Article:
Information Theoretic Limits on Learning Stochastic Differential Equations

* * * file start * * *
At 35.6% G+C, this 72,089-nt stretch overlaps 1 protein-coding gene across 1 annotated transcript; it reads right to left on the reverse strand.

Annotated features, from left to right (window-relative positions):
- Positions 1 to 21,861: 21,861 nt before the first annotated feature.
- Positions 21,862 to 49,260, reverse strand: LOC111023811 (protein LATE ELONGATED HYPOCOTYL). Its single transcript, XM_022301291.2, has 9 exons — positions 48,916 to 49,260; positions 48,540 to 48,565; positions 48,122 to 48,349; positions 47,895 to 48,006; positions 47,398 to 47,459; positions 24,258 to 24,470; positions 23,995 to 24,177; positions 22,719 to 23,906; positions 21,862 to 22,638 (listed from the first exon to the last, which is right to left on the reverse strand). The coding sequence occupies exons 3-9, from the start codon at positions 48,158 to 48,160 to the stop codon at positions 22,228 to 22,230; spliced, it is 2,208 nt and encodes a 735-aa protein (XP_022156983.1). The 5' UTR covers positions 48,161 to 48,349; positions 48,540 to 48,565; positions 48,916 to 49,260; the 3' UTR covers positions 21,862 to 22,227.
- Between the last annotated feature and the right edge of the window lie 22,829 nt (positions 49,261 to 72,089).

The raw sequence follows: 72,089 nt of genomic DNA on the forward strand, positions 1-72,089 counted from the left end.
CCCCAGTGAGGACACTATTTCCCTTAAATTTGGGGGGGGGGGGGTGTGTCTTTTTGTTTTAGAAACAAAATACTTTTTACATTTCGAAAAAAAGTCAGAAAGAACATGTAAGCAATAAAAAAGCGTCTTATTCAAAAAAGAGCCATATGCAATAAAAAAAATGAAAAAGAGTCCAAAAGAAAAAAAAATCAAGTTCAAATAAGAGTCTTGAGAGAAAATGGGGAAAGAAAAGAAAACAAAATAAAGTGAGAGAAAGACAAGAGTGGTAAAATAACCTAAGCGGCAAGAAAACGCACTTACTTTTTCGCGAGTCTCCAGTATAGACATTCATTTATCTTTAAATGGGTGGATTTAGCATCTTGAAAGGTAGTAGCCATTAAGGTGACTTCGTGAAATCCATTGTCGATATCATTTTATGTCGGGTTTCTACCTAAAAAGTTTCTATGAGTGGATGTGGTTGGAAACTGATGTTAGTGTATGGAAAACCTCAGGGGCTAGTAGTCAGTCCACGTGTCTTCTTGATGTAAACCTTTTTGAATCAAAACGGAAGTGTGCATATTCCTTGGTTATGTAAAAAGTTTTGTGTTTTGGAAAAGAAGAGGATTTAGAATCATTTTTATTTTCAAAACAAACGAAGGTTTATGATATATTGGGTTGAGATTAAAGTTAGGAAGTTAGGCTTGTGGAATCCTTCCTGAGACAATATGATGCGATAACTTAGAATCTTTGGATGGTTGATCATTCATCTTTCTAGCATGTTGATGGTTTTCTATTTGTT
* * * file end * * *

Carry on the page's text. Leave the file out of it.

Consider the problem of learning the drift coefficient of a stochastic differential equation from a sample path. In this paper, we assume that the drift is parametrized by a high dimensional vector. We address the question of how long the system needs to be observed in order to learn this vector of parameters. We prove a general lower bound on this time complexity by using a characterization of mutual information as time integral of conditional variance, due to Kadota, Zakai, and Ziv. This general lower bound is applied to specific classes of linear and non-linear stochastic differential equations. In the linear case, the problem under consideration is the one of learning a matrix of interaction coefficients. We evaluate our lower bound for ensembles of sparse and dense random matrices. The resulting estimates match the qualitative behavior of upper bounds achieved by computationally efficient procedures.
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